28 September 2011

GameTalk - Hitting "Random" on the Event Table

This week's GameTalk topic comes from FoGN (Friend o' GrogNews) and WGer denizen Jack Nastyface:

Random events tables - Some games include random events tables, some don't. What do people think of RE events in a game, and why? Is there a game "scale" (tactical, operational, strategic) where RE make or don't make sense? Does the randomness of random events take away from the careful planning and execution in a game, or does adding unplanned events add to the realism?

What do you guys think? Take it away!

By: Brant


Anonymous said...

Well, some people would say I'm well-known for the random events tables in my games. I certainly like making them up (they can add humour to the game) and they do add some unpredictability to the game.

I try to keep it toned down though - no one likes to lose a game just because they rolled a bad random event. I've had "discussions" with some players who don't like random events at all; I think they are mostly control freaks who should be playing chess but generally there is no problem just dropping out the random events entirely - a bit less of an experience, but if you lose then you know it was just you and not the RE table. No plan ever goes accoridng to plan, even when there are no enemy plans involved.

Once or twice I've gone and built randomness right into the game - e.g. Red Guard, a game I did on the Chinese Cultural Revolution. Play is a very chaotic experience, and some people hated that, but experiencing the chaos was also the point of the game!

Is there a proper scale for using these things? Maybe less so at the strategic level, unless you want to do some things like randomizing the at-start conditions for the game. But quite appropriate at lower levels, where nothing ever goes as planned.

Anonymous said...

there are just too many games that can't keep "random" in the realm of "plausible"

good random events may not be exciting random events - weather has a serious effect on the battlefield, but is not nearly as sexy as random parachuting reinforcements

Anonymous said...

In response to my own question...I think the above comment about "plausible randomness" is very astute. I recall playing AH's "Enemy in Sight" and getting the "Admirality Orders" card...which basically forces you to withdraw a ship from the table to attend urgent matters, elsewhere. I understand the historical construct that is being emulated - the receipt of orders that impacts your situation. I also understand the game mechanic in play - provide a mechanism to force the withdrawal of a ship from play. But tactically, this just doesn't work. I am really to believe that whilst on the edge of battle, sails reduced, gun ports open, netting and hammocks up, that a packet schooner suddenly arrives on the scene, drops a note to a ship of the line, who then packs it up and sails off for points distant?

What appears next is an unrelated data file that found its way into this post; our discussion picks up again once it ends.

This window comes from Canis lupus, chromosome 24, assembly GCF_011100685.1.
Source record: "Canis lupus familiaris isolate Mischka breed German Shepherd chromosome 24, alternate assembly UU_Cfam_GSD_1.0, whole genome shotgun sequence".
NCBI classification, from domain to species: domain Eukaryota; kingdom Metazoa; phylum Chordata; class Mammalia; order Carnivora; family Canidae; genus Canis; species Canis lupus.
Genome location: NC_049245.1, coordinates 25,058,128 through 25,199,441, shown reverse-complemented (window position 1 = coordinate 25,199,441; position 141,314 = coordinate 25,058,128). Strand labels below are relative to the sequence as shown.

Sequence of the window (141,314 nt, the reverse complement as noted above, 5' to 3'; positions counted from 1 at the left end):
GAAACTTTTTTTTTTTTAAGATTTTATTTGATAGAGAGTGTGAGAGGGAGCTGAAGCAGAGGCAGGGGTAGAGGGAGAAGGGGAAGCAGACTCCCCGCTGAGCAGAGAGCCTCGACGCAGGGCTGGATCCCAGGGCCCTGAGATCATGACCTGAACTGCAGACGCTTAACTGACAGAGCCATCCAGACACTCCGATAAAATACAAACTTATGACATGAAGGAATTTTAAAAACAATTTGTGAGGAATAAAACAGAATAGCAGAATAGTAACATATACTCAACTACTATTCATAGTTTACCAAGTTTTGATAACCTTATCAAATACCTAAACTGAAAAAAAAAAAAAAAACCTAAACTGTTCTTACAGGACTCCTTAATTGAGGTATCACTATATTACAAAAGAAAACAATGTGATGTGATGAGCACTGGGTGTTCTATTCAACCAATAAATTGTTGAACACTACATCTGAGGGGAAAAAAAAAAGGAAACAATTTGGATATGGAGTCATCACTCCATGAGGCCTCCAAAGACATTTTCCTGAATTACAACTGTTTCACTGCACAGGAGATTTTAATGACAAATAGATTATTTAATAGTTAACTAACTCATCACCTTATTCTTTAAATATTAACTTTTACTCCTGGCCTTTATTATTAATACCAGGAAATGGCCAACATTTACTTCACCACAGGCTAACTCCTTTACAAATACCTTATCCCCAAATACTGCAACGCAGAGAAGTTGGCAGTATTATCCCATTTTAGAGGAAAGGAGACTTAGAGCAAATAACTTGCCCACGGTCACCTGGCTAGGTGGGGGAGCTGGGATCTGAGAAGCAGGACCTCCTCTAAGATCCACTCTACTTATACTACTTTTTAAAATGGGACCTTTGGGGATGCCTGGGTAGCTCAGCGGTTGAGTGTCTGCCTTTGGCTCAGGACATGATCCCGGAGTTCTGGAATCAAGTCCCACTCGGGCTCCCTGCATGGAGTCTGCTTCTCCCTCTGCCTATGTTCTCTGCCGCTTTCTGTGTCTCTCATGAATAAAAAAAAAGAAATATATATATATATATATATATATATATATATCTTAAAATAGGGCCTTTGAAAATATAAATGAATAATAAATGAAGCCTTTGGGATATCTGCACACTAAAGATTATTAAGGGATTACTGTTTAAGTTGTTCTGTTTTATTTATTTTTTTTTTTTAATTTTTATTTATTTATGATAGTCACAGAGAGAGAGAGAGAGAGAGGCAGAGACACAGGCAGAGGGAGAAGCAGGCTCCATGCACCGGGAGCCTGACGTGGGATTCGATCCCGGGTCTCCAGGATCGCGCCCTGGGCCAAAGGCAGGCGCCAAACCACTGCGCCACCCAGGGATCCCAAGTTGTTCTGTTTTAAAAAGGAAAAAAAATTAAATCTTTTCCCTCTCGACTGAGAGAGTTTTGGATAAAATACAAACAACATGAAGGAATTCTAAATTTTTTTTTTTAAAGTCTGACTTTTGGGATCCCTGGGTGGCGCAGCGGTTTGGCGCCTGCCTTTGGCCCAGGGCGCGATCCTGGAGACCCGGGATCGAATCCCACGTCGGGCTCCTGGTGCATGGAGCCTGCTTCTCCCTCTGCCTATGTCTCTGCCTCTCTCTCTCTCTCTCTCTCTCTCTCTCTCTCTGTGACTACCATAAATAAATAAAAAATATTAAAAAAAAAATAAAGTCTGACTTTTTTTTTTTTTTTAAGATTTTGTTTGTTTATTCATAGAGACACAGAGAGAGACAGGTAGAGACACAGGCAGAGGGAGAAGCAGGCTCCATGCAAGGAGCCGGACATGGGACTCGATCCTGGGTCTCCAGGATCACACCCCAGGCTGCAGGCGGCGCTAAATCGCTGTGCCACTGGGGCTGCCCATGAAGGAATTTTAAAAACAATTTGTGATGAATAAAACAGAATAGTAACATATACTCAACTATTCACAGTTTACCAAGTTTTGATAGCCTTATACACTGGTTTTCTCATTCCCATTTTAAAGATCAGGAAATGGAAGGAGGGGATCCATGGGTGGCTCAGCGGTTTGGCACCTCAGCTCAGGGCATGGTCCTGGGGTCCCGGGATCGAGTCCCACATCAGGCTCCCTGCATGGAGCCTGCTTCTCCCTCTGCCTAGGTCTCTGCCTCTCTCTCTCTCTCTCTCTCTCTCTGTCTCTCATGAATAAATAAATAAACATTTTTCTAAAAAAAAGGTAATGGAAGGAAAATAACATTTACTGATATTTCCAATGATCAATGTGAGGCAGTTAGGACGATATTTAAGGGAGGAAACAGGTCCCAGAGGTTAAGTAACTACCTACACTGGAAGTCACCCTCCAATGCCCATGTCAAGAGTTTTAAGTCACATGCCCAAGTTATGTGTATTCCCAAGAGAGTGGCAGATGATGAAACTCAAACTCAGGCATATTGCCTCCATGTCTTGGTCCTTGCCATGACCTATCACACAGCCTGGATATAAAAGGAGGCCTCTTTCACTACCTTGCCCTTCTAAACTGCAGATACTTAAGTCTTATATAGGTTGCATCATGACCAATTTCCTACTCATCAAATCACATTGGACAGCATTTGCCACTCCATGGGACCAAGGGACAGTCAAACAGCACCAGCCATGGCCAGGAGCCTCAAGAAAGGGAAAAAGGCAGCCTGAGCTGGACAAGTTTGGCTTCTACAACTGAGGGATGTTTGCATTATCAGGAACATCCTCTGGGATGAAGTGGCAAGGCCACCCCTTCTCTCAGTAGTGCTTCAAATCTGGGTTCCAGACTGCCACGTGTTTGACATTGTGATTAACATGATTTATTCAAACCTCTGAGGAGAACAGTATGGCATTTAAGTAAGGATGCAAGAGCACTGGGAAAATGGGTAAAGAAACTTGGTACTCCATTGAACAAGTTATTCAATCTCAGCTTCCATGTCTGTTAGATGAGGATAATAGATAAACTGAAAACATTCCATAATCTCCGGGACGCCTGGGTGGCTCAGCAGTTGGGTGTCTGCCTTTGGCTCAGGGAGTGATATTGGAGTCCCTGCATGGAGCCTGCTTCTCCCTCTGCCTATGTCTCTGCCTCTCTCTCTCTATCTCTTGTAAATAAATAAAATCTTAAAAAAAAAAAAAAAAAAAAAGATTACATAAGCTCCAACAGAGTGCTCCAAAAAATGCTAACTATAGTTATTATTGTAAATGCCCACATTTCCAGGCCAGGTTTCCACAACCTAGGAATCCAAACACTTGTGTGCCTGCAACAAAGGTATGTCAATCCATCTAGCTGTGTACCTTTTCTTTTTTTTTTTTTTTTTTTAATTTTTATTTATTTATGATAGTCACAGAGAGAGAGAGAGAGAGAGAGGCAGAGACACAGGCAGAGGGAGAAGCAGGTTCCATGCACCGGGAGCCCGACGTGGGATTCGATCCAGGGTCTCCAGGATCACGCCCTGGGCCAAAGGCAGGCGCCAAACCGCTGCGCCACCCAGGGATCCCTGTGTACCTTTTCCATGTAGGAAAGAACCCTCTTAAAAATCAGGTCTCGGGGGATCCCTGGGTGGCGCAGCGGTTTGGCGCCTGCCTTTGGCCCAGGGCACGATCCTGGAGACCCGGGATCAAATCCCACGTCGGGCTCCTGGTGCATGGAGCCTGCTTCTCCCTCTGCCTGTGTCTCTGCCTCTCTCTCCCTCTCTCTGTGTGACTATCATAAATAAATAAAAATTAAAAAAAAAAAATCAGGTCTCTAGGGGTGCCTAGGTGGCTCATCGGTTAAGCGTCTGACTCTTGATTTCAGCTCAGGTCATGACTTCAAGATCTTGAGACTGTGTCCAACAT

In other games, I think that randomness may indeed add to feeling of realsim, but that may not necessarily create a compelling game experience. Things like losing a tank to a mine or surprise panzerfaust attack in Patton's Best, or a mid-air collision in B-17. I know these things happened and I know that adding them to the game enhances the historical accuracy...but it is a bit of a "downer" (pun intended) to lose a favorite crew / plane / tank / leader to a hors combat event.

Dying to play Boots on the Ground and Force on Force as I believe both of these games use randomn events and would like to see their implementation.

Yours in gaming,

Jack Nastyface

besilarius said...

Not really totally random, but GDW's Operation Crusader had a great comandand control mechanic.
Each column had to be plotted a move in advance. If there was no commander attached, then they were plotted two moves in advance.
This created a lot of difficulties in the north african desert. Sometimes units ran out of gas by missing a vital supply dump.
Rommel, IIRC, could affect unit's moves by joining them, and this gave the AK a real advantage.
The game was brilliant and maddening by giving the players the opportunity to make mistakes, and through incorrect plotting, set up random encounters and random events.
The players of both sides (the game was designed for teams on both sides)acted more like real generals with the possible mistakes causing great results to the fragile columns.